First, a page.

Review: Dying of the Light
PLOT: A veteran CIA agent (Nicolas Cage) discovers that he’s suffering from an advanced case of dementia. With only a short amount of time left before his eventual decline, he becomes obsessed with tracking down the terrorist mastermind who once narrowly escaped his grasp.
REVIEW: Much has been written about how DYING OF THE LIGHT was taken away from writer/director Paul Schrader in post-production, with the final cut seemingly disowned by most of the creative principals associated with the film. This includes Schrader, Cage, co-star Anton Yelchin, and exec-producer Nicolas Refn (who was once attached to direct it). Having seen the finished product, it’s clear that they have a point.
DYING OF THE LIGHT is a frustrating film. There are solid elements in it that should have added up to a good film, but the ninety-minute cut that’s coming out this week is anything but. At its best it feels like a mediocre episode of HOMELAND, and at its worst it’s barely comprehensible. It looks like the distributor tried to take a character driven movie and desperately reshape it into a thriller, but no amount of frenetic editing and aggressive music can accomplish this if it wasn’t shot to be that kind of film. At time, watching this is like watching one of those YouTube joke edits where a horror movie like THE SHINING is passed off as a comedy. It’s almost painful to watch at times.
Basically, the movie makes no sense. The dementia aspect, which should have been the focus, is often ignored, as if it was judiciously removed as much as possible. As a result, Cage’s performance has been deeply compromised, with many scenes coming-off like he’s chewing scenery or acting “over-the-top” (which he’s certainly been guilty of before) but if the context had been there it might have been a really good performance. Anton Yelchin fares even worse, with him inexplicably tagging along with Cage on his mission, and getting very little in the way of motivation. It's tough to believe that when Refn was going to direct this part was earmarked for Channing Tatum. Again, the only explanation can be that much of it was left on the cutting room floor. The same goes for Irene Jacob, with her at one point sharing a passionate kiss with Cage, suggesting a prior relationship, but then being totally sidelined.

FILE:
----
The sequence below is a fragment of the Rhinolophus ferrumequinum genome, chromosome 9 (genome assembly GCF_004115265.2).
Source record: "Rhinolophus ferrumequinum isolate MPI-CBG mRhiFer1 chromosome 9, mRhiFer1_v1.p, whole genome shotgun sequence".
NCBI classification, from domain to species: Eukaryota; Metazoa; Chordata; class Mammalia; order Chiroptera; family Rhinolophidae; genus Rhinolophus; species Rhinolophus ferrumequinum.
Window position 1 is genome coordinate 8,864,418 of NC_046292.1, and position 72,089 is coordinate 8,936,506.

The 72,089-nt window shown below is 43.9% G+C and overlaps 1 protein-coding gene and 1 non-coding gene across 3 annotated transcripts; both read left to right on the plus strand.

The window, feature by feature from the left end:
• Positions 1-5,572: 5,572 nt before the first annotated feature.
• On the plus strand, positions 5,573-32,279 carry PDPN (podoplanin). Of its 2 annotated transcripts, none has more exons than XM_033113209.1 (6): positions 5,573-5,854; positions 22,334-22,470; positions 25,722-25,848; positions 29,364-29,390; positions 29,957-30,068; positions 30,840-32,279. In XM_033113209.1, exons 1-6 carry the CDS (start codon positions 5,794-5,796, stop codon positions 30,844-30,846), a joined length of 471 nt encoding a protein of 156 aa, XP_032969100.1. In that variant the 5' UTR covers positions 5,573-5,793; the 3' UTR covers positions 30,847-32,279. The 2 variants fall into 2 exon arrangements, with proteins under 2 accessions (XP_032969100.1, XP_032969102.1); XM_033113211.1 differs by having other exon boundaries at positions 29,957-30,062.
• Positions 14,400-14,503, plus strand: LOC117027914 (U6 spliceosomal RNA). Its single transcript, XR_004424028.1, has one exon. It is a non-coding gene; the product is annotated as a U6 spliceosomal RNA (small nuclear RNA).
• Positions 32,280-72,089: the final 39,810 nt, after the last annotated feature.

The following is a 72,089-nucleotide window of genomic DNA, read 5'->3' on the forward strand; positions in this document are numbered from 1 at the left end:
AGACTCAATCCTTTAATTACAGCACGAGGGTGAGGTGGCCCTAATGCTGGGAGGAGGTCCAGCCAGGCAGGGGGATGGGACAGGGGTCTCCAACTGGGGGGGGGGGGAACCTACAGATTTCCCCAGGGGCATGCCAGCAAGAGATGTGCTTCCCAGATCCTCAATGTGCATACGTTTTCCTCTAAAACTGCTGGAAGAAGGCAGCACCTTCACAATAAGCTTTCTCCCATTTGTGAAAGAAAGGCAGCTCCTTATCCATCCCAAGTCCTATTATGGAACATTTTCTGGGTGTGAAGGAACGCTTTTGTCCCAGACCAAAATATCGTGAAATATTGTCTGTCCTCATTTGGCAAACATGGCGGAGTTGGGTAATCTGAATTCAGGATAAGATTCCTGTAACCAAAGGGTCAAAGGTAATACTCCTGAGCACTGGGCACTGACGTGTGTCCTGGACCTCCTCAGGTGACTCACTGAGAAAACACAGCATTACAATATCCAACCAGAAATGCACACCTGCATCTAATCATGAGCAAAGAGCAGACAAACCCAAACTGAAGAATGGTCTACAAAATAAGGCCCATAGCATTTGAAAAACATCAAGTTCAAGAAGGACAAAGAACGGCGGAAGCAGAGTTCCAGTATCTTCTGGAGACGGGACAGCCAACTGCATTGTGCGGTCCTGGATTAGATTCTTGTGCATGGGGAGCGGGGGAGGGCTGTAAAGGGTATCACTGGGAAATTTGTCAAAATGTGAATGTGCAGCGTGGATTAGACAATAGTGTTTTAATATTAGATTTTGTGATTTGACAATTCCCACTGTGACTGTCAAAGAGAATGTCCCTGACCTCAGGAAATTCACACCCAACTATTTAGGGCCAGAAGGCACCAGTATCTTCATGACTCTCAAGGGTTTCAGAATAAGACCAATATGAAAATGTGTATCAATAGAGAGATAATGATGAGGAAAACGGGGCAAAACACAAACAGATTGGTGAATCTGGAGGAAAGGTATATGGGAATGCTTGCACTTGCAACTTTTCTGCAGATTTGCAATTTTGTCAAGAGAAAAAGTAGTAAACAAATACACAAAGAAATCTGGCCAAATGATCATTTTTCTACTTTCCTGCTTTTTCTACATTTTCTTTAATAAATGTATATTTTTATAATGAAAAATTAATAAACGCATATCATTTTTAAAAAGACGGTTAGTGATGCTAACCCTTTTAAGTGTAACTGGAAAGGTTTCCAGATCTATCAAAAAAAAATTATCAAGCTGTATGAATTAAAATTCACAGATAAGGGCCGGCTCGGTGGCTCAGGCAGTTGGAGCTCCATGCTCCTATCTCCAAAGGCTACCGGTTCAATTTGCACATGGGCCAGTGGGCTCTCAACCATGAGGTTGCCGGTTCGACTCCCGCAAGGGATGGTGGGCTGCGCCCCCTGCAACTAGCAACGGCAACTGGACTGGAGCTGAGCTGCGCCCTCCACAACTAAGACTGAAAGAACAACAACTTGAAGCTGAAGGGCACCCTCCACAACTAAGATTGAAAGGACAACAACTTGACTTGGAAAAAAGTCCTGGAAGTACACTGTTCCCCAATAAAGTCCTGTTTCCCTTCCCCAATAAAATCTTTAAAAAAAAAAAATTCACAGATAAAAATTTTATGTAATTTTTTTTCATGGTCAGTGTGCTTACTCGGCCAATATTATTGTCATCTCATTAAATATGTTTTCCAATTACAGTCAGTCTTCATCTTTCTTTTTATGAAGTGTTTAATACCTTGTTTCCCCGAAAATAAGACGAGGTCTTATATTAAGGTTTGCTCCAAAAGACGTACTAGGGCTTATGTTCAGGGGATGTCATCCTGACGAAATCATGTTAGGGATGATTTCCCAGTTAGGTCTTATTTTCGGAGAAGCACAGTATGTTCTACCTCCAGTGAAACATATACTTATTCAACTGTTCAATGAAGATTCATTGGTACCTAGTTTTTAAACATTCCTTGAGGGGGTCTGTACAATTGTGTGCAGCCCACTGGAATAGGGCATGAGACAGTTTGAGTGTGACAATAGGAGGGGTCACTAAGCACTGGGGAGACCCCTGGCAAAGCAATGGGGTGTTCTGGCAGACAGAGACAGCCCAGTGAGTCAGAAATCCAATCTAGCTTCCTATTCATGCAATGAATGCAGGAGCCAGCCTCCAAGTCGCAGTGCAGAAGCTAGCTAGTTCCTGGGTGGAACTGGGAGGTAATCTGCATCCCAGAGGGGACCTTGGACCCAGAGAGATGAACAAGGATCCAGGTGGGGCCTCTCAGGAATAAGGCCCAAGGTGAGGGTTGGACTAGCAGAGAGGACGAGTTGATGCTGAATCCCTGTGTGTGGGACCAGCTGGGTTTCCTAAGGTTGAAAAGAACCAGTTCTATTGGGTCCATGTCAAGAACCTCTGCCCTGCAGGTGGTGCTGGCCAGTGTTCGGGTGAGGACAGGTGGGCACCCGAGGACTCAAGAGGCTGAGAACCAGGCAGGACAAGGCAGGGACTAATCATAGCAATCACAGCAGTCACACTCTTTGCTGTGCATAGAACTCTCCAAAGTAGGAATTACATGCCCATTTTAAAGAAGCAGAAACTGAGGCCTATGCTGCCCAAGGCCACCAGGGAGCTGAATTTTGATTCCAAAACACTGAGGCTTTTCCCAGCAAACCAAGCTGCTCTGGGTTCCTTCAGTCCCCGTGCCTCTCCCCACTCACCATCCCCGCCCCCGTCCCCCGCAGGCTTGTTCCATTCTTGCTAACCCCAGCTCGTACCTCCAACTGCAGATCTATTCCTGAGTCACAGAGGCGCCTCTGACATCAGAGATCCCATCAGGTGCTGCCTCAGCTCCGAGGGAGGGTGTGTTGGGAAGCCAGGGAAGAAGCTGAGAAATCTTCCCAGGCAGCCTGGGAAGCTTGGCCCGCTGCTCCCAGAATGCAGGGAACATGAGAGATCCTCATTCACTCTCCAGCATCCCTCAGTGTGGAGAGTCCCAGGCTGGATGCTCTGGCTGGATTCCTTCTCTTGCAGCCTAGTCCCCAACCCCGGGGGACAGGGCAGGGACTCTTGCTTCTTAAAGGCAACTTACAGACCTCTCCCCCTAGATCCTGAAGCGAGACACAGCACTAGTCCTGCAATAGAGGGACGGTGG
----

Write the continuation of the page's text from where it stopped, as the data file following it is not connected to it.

To be fair, it’s entirely possible that Schrader’s film wouldn’t have been any better than this quickie cut. Some things probably couldn’t have been fixed, like Yelchin seeming way too young and fresh-faced to be playing a CIA agent or the phony Romanian accent Cage adopts in the climax as a disguise. That said, it’s hard to believe it could have been any worse. There are bits and pieces that work, like Cage’s deranged, PATTON-esque opening speech to a new batch of CIA recruits, and a gritty, gory finale, which – also – seems to have been compromised by the studio. Cage also looks cool in the part, with him being made up to look about ten years older and wearing a grisly ear prosthetic as a result of having been brutally tortured by the baddie. One thing that certainly would have been better would have been the musical score, which sounds like something off the latest DTV Steven Seagal actioner, not a classy thriller directed by an Oscar winner.
It’s truly bizarre that DYING OF THE LIGHT was taken out of Schrader’s hands, as given the low-key nature of the release, it doesn’t feel like a slower, more character-driven film would have made any kind of commercial difference. At least if Schrader’s cut was left intact it might have gotten some critical attention. Hopefully, one day, Schrader will be able to put the film out in the way it was intended. Until then, this is entirely disposable.